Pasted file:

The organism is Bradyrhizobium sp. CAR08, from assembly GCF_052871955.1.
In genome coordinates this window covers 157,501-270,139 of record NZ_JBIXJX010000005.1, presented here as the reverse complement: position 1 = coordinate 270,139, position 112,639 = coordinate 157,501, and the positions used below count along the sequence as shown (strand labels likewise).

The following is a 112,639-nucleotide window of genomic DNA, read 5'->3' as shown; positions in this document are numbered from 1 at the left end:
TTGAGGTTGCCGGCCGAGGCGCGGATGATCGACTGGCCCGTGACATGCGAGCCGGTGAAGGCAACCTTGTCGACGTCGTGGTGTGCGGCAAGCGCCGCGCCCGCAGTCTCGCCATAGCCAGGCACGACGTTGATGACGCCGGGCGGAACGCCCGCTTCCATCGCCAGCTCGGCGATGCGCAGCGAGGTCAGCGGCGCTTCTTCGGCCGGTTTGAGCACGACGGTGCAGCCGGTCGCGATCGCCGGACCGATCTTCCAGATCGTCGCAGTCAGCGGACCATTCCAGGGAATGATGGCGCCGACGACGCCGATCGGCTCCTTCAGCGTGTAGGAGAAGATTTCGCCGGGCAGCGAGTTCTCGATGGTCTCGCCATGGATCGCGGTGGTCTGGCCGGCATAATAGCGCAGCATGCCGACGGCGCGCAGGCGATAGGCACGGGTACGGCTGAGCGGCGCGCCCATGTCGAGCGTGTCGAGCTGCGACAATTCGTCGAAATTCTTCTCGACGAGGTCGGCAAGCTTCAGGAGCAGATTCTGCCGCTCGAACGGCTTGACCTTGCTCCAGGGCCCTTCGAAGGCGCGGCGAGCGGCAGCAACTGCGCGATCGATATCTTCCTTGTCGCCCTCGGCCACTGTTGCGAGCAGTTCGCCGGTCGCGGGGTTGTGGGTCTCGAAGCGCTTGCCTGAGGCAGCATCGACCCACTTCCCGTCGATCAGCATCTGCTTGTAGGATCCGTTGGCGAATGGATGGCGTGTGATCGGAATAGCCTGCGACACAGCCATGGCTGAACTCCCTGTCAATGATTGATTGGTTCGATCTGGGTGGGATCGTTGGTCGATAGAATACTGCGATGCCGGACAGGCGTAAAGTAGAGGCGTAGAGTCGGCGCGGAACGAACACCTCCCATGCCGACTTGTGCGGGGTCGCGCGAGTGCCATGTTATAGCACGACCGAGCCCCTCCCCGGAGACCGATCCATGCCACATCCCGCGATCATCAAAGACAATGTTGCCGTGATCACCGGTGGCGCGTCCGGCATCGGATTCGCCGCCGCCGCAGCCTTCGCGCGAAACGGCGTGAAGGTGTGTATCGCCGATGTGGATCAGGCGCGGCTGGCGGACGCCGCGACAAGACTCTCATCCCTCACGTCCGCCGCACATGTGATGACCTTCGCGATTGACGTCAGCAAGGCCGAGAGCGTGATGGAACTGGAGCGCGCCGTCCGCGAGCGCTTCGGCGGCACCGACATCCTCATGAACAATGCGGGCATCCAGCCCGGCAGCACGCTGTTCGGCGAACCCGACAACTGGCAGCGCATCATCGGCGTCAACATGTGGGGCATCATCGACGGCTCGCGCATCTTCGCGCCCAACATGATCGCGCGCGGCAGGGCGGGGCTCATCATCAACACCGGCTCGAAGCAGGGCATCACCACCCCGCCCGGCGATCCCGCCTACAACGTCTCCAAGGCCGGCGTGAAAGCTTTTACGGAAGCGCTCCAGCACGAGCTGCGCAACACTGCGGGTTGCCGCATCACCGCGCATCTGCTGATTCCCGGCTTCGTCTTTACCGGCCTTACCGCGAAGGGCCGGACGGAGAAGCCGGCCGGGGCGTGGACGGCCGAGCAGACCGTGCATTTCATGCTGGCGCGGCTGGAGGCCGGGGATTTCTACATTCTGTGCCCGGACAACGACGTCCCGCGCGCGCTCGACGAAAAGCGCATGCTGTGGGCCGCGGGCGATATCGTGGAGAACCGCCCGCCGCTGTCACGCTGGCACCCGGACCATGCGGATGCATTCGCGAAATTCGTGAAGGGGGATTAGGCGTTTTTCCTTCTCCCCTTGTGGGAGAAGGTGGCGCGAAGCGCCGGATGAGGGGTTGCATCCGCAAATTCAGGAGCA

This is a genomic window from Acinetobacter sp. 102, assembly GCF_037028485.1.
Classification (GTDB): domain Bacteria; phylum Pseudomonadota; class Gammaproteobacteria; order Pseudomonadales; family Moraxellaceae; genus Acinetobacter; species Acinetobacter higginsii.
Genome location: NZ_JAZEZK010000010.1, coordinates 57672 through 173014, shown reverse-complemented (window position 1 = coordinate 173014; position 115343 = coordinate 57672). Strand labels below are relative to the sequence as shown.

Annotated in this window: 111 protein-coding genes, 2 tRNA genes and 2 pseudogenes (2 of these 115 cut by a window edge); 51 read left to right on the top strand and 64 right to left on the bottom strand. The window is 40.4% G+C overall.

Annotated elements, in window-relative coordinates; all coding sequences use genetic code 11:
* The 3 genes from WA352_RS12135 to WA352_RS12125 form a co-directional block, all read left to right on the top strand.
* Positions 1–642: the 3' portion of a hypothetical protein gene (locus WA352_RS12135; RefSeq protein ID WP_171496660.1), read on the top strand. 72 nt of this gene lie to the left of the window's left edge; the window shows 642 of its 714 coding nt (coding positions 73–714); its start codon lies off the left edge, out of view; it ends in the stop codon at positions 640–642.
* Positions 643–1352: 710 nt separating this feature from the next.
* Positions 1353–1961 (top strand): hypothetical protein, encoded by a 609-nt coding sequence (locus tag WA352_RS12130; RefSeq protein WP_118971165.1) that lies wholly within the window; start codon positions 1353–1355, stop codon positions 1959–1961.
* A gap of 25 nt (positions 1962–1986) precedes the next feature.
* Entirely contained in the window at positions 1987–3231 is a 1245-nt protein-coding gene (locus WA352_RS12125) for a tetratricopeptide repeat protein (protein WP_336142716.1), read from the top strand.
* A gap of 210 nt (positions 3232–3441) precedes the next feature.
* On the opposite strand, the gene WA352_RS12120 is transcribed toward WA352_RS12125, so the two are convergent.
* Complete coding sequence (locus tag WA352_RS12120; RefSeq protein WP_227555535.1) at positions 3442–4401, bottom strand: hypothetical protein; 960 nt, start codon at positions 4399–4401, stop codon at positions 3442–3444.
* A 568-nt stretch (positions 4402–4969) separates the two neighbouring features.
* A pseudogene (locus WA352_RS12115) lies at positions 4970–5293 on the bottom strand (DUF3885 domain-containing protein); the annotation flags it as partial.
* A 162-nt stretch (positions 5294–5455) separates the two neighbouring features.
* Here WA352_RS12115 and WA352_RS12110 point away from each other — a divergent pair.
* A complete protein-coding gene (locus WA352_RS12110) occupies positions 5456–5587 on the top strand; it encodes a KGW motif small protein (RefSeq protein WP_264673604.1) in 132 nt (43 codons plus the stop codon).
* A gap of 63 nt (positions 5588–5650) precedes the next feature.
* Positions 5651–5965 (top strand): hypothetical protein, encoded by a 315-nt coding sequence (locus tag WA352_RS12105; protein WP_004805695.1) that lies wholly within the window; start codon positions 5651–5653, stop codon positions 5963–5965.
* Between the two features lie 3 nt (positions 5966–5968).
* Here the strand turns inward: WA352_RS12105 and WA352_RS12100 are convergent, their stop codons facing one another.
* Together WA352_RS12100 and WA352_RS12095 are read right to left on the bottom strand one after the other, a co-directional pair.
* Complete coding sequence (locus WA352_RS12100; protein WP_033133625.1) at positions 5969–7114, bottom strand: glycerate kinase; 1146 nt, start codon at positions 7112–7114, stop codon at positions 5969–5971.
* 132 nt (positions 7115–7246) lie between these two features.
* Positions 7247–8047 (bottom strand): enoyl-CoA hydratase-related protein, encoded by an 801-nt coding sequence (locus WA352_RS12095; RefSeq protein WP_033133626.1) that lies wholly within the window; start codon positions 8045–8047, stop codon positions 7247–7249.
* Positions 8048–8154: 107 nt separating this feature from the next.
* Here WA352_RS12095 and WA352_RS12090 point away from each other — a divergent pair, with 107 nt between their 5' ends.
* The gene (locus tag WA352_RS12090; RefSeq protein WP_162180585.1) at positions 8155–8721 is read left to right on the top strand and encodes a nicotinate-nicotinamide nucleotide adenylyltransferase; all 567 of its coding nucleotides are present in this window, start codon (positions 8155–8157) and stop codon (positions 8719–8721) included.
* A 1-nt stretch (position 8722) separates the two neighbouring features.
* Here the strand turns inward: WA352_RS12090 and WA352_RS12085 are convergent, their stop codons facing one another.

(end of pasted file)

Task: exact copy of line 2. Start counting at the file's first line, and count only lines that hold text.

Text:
In genome coordinates this window covers 157,501-270,139 of record NZ_JBIXJX010000005.1, presented here as the reverse complement: position 1 = coordinate 270,139, position 112,639 = coordinate 157,501, and the positions used below count along the sequence as shown (strand labels likewise).